An Eskimo roll at SDC?
There is a counter-intuitive rule in whitewater kayaking with a metaphorical parallel in public governance.
When you get knocked over in a big rapid, your first instinct is to get your head out of the water so that you can continue to breathe. But to do that, you have to roll the boat right-side-up and that requires leaving your head in the water until you execute the step-by-step motions of an Eskimo roll. Done properly, the final step brings your head up. Done poorly, you flail around, your head stays in the water, you bail out, or you drown.
Instinct tells you to get your head up, but if you don’t right the boat first your head stays in the water. Training teaches that if you follow the right steps, your head will automatically come to the surface.
That rule, when applied to politics and the governance of organizations, is probably more often than not forgotten in times of crisis. When the metaphorical water gets rough, the first impulse is often to flail about, to counter-attack or to practice denial until you run out of air.
All of which simply delays the inevitable moment when a candid conversation has to take place, when you have to right the boat so that you can regain control and breathe.
Ask Bill Clinton if he doesn’t now believe it would have been infinitely wiser to have immediately admitted his foolish affair with Monica Lewinsky. Had he done so, had he rolled up with the truth, he would have avoided impeachment, many would have forgiven him and both he and the country could have moved on.
That’s the power of confession, the power of transparency.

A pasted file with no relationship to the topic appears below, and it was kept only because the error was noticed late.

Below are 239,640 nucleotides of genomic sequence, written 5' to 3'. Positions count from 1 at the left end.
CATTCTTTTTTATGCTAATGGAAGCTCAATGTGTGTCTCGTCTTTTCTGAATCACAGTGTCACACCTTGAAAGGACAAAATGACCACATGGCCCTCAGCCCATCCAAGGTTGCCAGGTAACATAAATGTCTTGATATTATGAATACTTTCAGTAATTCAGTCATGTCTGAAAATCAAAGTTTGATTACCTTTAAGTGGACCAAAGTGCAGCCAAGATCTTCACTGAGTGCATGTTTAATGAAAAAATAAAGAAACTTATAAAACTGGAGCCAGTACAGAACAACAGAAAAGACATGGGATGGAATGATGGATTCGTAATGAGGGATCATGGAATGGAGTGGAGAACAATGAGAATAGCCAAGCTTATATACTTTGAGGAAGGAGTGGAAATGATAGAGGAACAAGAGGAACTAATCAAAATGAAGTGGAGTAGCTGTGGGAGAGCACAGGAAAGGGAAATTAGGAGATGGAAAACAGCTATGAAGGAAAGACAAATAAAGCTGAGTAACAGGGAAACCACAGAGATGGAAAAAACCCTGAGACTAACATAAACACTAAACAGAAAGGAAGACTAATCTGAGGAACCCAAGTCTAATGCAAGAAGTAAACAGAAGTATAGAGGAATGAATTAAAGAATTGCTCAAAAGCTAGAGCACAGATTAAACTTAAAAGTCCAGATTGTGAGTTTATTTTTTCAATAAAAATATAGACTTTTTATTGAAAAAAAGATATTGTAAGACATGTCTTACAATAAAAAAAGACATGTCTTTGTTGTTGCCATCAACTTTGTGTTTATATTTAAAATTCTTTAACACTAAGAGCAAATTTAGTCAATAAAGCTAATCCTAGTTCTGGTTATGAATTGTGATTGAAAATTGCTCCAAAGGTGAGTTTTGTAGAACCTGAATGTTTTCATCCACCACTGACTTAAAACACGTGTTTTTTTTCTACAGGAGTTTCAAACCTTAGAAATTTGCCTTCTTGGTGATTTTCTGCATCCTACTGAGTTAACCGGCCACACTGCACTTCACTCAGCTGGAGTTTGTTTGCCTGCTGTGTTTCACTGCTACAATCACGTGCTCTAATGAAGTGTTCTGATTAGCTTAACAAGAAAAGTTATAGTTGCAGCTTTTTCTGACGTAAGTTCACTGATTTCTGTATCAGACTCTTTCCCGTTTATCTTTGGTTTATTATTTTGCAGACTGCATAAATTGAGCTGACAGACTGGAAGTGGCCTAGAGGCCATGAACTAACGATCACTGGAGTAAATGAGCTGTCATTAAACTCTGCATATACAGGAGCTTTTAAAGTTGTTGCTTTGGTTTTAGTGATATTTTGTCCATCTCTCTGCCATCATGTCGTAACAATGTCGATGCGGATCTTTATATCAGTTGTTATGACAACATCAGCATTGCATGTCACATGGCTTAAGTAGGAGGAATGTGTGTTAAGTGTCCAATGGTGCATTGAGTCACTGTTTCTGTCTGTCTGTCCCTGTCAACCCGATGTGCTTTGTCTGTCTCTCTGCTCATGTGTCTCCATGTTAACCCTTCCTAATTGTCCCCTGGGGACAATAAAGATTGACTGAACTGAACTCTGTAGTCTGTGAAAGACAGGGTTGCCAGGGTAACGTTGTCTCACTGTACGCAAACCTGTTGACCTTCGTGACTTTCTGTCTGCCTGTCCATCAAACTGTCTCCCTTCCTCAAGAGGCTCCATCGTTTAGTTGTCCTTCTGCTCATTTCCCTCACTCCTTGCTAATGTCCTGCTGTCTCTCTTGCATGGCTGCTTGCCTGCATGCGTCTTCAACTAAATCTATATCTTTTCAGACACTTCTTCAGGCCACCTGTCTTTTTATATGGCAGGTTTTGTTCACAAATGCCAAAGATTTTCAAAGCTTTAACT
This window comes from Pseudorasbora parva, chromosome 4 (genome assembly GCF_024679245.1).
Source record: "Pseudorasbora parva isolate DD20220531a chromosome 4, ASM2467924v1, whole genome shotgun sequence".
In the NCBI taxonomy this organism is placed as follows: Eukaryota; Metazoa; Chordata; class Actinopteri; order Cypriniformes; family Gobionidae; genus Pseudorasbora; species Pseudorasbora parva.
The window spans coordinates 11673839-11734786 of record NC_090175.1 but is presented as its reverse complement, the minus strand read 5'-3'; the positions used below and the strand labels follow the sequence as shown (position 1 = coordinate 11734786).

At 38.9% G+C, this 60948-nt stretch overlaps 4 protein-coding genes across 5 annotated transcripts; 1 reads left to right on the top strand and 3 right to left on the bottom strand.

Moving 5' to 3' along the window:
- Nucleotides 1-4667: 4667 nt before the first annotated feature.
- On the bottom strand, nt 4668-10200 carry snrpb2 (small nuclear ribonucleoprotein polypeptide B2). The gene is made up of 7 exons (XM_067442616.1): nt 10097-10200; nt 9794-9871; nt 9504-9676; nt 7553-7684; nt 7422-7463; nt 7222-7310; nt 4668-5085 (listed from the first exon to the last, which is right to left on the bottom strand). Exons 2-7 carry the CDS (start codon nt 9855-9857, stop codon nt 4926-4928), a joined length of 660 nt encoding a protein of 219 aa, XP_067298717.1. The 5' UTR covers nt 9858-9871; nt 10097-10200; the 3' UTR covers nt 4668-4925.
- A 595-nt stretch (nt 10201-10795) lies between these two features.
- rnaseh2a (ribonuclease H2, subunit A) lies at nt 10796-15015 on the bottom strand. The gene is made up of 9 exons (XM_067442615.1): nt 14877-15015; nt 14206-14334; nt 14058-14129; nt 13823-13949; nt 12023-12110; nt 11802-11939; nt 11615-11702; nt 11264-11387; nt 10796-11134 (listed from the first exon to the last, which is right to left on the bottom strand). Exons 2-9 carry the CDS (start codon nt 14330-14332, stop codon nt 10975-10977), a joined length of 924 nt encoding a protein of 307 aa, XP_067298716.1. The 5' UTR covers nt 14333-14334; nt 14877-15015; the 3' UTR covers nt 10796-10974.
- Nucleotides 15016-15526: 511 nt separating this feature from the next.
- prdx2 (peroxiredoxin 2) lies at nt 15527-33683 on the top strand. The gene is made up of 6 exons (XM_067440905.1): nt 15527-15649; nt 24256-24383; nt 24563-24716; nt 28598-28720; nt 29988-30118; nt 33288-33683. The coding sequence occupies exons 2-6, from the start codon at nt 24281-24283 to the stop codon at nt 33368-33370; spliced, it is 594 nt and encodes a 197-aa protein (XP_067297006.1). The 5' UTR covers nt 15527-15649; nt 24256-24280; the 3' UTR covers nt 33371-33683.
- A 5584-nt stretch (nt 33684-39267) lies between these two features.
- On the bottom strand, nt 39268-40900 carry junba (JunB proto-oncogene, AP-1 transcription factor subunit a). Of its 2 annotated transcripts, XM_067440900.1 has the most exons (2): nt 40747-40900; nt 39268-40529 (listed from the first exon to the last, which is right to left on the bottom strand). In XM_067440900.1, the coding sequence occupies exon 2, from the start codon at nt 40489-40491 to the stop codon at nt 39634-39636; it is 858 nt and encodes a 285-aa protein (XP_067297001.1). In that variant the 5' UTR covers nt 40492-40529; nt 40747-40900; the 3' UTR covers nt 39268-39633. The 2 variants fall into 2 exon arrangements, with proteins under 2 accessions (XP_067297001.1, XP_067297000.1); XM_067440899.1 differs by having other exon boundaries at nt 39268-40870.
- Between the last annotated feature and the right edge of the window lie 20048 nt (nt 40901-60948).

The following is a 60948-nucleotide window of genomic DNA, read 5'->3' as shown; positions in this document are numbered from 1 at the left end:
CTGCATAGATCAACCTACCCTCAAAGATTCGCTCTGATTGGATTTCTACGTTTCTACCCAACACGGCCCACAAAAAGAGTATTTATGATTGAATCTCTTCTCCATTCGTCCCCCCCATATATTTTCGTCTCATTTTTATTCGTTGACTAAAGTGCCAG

Which brings us to the Sonoma Developmental Center and its overseer, the California Department of Developmental Services (DDS), which has a major transparency problem.
Rocked by revelations about incidents of abuse and non-compliance with federal standards of care, DDS has chosen to impose a cone of silence over SDC, denying requests for routine information and permission to interview staff, even for stories on programs and services that would actually make SDC look good. Instead, DDS delays and denies access, often imposing needlessly aggressive HIPAA constraints and prohibiting staff from talking with reporters at the risk of being fired.
It is a fundamental rule of politics that, when other people are defining and driving your issues, they are controlling you and your agenda, instead of the other way around.
The metaphorical Eskimo roll for DDS would be to quit denying media access to information and personnel for legitimate stories, quit hiding behind HIPPA, and to sponsor a public meeting to openly address the allegations and issues that have knocked the department upside down with its head underwater.
To be clear, we do not fault the DDS Office of Communications for the roadblocks we so frequently encounter. They don’t make policy, they just explain it. They aren’t paddling the boat and they can’t roll it up. Only the top administration of DDS can do that.
If they choose to do so, they could dramatically shift the conversation – and the perception – about SDC, and they could lead a collaborative process to map the best future for a historic institution that still houses more than 500 residents, employs 1,400 staff, and occupies one of the most precious pieces of real estate in the entire Sonoma Valley.